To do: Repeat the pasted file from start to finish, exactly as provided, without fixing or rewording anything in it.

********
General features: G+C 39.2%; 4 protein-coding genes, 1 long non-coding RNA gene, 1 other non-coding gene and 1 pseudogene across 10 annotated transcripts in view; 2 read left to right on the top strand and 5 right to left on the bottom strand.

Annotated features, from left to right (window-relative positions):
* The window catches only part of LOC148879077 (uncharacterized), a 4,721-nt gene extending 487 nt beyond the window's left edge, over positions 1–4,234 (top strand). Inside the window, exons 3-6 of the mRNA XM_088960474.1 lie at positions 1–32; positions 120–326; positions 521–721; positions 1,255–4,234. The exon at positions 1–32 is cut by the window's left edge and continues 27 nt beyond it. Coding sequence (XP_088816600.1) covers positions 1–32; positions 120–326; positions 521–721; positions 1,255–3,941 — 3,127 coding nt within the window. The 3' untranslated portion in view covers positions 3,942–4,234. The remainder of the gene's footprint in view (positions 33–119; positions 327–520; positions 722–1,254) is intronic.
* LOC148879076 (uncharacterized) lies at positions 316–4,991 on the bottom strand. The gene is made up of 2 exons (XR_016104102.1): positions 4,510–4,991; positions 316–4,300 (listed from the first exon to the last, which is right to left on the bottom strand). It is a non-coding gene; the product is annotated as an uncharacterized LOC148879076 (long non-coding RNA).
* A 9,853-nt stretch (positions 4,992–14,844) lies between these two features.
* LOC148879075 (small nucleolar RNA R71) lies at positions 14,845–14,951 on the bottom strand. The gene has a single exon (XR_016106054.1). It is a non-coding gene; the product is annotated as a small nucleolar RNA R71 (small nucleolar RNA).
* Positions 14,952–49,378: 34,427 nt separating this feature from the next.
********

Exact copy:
General features: G+C 39.2%; 4 protein-coding genes, 1 long non-coding RNA gene, 1 other non-coding gene and 1 pseudogene across 10 annotated transcripts in view; 2 read left to right on the top strand and 5 right to left on the bottom strand.

Annotated features, from left to right (window-relative positions):
* The window catches only part of LOC148879077 (uncharacterized), a 4,721-nt gene extending 487 nt beyond the window's left edge, over positions 1–4,234 (top strand). Inside the window, exons 3-6 of the mRNA XM_088960474.1 lie at positions 1–32; positions 120–326; positions 521–721; positions 1,255–4,234. The exon at positions 1–32 is cut by the window's left edge and continues 27 nt beyond it. Coding sequence (XP_088816600.1) covers positions 1–32; positions 120–326; positions 521–721; positions 1,255–3,941 — 3,127 coding nt within the window. The 3' untranslated portion in view covers positions 3,942–4,234. The remainder of the gene's footprint in view (positions 33–119; positions 327–520; positions 722–1,254) is intronic.
* LOC148879076 (uncharacterized) lies at positions 316–4,991 on the bottom strand. The gene is made up of 2 exons (XR_016104102.1): positions 4,510–4,991; positions 316–4,300 (listed from the first exon to the last, which is right to left on the bottom strand). It is a non-coding gene; the product is annotated as an uncharacterized LOC148879076 (long non-coding RNA).
* A 9,853-nt stretch (positions 4,992–14,844) lies between these two features.
* LOC148879075 (small nucleolar RNA R71) lies at positions 14,845–14,951 on the bottom strand. The gene has a single exon (XR_016106054.1). It is a non-coding gene; the product is annotated as a small nucleolar RNA R71 (small nucleolar RNA).
* Positions 14,952–49,378: 34,427 nt separating this feature from the next.